The wind power
Wind energy is the useful energy that we gain when we capture the wind. With its power men could transport bulk goods on the sea, process crops, mill, and later drain extended areas.
What do we mean by wind energy?
Before the 20th century renewed energy sources had a crucial role in economy. People used them in every domain of life. Wind energy is the useful energy we gain when we capture the wind. With its power men could transport bulk goods by sea, process crops, mill, and later drain extended areas. The heyday of wind energy use can be put between the 17th - 18th centuries. Unfortunately, from the beginning of the 19th century, due to the Industrial Revolution and the appearance of the steam-engine, the usage and improvement of windmills dropped significantly. The great energy crisis after the Second World War represented a turning point, but the actual breakthrough is considered to be the oil crisis of the 1970’s. Environmental protection also began to materialize at that time. Today the use of wind energy started to gain more and more ground. As it is a global phenomenon, the energy of wind is the world’s fastest growing energy source, and, most important, its use does not involve emission of any polluting substance. Owing to the development of technology, the present wind energy capacity outranges every forecast.
How did they use it in the past?
In ancient times humans already used equipments with which they could turn the power of wind to their favor. The best-known example of it is the sail.
Thousands of years ago people built boats of wood, reed and faggots. They stretched animal skin on a wooden frame and that way they could travel on lakes and rivers. Even the ancient Egyptians used sails to ease the work of the oarsmen. The sail was made of papyrus reed or other woven filaments and was stretched on a mast. Its lower corners were fastened, and ropes led to both yard-arms. This way they were able to sail in a bit different angle from the direction of the wind.
Later, when men learned how to use this power, they put out on seas and oceans. The most suitable rigging for these long journeys was found to be the squaresail or crossjack.
What do we mean by cross-jack rigging?
In the case of cross-jack rigging, the sails are in transversal position, perpendicular to the ship’s longitudinal axis. With their help the power of the wind can be multiplied significantly.
3000 years BC. men already transported the goods by sea. The rigging of a ship with squaresails was directed so as to sail before the wind. The disadvantages of this kind of rigging were that the propelling force of the wind couldn’t be controlled and if the direction of the wind suddenly changed, the ship had to switch over to “manual mode”.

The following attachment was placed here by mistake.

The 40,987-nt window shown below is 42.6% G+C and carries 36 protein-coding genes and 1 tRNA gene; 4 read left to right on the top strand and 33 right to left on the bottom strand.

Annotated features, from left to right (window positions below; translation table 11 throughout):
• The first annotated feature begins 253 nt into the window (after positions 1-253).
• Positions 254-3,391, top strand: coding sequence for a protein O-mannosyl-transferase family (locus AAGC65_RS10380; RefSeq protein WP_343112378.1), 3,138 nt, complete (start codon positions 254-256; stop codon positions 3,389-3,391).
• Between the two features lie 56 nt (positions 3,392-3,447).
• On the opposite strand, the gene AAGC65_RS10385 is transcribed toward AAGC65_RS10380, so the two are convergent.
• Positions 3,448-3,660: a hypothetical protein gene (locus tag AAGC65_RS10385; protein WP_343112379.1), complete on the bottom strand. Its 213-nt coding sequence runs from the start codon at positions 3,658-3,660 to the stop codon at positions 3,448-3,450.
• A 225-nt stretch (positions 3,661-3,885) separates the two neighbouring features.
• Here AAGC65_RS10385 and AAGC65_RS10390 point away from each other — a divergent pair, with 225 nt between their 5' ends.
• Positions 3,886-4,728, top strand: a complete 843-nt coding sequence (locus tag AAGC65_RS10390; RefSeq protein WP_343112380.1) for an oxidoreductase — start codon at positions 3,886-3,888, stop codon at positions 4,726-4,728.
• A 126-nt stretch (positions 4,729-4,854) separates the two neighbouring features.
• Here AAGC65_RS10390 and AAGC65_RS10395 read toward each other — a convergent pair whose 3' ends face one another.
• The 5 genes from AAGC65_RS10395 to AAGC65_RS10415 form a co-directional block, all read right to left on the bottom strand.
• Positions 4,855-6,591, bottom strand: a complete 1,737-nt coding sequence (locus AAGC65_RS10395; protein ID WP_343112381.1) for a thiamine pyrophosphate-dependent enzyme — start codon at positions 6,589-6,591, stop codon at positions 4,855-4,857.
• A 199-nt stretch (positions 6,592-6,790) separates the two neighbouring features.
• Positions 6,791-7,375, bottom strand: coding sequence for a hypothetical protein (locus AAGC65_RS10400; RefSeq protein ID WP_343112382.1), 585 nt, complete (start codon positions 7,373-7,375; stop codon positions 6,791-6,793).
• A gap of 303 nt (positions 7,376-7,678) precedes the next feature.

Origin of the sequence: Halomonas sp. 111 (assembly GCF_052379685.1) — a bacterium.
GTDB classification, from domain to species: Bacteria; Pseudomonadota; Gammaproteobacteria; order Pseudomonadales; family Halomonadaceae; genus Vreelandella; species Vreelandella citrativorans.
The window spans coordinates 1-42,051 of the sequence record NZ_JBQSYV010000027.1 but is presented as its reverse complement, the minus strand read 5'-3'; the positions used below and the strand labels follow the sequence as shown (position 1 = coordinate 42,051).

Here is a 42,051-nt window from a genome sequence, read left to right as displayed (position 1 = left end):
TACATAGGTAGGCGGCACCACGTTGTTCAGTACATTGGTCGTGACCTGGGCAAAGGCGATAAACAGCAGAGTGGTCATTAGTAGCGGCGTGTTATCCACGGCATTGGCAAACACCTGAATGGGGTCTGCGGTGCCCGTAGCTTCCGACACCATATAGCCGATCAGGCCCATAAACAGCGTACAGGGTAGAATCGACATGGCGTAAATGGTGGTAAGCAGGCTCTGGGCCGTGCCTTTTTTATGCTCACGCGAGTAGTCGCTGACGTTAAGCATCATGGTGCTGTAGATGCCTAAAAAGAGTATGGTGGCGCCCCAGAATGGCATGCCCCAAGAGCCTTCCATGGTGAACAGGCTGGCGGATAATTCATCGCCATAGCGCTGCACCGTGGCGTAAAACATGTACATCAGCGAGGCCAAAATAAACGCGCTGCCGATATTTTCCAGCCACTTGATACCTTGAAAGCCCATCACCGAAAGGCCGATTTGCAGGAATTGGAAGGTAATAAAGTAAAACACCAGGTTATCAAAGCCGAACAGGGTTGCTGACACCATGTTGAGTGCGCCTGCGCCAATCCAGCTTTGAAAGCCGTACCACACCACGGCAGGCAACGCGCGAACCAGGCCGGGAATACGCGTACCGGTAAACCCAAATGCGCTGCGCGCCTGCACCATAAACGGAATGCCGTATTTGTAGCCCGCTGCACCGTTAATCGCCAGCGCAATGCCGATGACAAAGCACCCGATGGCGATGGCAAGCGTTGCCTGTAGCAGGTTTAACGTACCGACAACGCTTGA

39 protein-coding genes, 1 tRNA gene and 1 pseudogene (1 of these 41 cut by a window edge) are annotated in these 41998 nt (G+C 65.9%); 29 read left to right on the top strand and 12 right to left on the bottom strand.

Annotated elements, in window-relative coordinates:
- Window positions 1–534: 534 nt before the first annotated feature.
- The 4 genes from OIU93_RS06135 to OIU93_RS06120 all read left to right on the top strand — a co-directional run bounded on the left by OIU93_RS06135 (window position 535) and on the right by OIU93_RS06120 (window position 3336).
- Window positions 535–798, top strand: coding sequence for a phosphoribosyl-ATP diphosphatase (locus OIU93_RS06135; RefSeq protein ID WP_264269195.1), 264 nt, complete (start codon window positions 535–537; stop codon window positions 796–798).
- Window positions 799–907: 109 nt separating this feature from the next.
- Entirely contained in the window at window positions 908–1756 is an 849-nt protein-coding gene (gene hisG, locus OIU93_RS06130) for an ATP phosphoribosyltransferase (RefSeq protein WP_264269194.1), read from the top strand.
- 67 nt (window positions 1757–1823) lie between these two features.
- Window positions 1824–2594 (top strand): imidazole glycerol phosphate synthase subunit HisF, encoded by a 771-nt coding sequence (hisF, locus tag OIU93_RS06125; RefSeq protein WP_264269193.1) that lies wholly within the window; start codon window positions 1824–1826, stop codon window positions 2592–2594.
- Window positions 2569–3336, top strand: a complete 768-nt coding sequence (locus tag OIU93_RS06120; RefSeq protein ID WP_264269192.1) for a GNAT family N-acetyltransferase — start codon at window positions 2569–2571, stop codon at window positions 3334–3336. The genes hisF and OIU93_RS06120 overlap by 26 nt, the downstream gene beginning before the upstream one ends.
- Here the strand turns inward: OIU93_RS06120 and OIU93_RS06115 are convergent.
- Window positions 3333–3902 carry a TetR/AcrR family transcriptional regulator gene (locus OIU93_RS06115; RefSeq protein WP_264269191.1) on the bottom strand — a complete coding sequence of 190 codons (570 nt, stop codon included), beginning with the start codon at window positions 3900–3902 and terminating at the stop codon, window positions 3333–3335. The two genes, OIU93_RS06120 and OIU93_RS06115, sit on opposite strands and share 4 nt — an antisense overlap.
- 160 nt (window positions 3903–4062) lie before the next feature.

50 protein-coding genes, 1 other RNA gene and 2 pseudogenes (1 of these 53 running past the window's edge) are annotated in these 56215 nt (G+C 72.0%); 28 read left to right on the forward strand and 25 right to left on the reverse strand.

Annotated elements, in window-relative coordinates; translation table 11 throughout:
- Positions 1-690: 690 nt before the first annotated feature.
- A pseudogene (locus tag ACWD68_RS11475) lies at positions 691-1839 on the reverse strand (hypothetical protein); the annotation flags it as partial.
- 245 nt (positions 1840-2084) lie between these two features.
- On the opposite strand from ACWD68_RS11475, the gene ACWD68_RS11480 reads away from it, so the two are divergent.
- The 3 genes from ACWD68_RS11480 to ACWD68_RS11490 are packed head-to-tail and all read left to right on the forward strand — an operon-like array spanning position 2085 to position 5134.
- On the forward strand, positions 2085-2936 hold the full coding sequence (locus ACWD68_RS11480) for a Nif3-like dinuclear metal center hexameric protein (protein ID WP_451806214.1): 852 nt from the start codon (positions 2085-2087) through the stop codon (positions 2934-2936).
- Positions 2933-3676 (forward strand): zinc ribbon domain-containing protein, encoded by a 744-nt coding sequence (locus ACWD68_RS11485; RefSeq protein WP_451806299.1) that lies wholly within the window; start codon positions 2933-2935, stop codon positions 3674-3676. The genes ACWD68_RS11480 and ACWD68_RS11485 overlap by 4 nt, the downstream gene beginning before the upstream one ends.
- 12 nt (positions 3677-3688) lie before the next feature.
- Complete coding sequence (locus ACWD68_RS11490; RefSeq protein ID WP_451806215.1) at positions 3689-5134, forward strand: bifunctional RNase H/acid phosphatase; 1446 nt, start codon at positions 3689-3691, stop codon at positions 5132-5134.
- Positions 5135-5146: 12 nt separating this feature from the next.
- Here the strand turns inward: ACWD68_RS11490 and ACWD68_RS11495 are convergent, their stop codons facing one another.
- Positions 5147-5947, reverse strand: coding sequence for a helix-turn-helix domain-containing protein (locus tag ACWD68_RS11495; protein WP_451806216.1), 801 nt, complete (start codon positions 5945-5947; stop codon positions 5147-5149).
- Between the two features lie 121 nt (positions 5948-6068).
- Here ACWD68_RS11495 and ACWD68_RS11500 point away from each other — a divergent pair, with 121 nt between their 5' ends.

Because sailing before the wind didn’t turn out to be the best way of traveling, people began to search for new methods to find out how they could sail in a different angle from the direction of the wind. The Arab came up with the solution: they turned their sails lengthwise the ship, in this way they were, to some degree, facing the air-flow. The wind bellied the sails out, and streaming along them, it resulted in a force whose one component moved the ship forward. Their discovery led to the appearance of the longitudinal rigging. With this kind of rigging the ship was much easier to maneuver. The sails were placed along the centerline of the ship. This method was first used in the regions of the Mediterranean Sea and the Indian Ocean. A range of different sail shapes appeared: for sailing in the wind’s eye the triangular sail, while for sailing down the wind the quadrangular sail was found to be better. There were some ships using both types of rigging. The triangular Latin sail appeared on the 5th century’s Polynesian sailing canoes, and later, between the 9th - 13th centuries, it spread all over the Mediterranean Sea.
What kinds of forces act on the sail?
Several forces act on the sails and the hulk, which can be break down to components. In the case of the sail the aerodynamic force is the determining one. The lateral force acts perpendicularly to the water’s and air’s moving direction. The direction of the drag force corresponds to direction of the stream. The lateral force acts in the opposite direction to the wind’s blowing. The water, in its turn, resists to the lateral movement of the ship. The bigger the quotient between the lateral and the drag force, the quicker the ship is, which means that the lateral force must be as strong as it can be compared to the suitable drag force.
The drag force is the result of the body slowing down the corpuscles of the water and air. The lateral force depends on the curvature and thickness of the hulk and sail. These forces occur due to the difference of pressure between the two sides of the sail. This happens because the air and the water don’t stream evenly along the two sides. If the speed of the air or water rises, the pressure decreases. The air streams more quickly on the sail’s bulging (below the wind) side than on the hollow one, therefore the stream here is stronger, and the force acting on the sail points at this side.
What is a sail made of?
The material of the sail has to be strong, stiff, smooth and resistant to bacteria and light. At present, the ideal material serving this purpose is a kind of polyester called dakron. The hemp cordage was replaced by iron and zinc-plated steel cordage, the wooden yard with ones made of oxygenated aluminum-alloy, fiberglass or composite.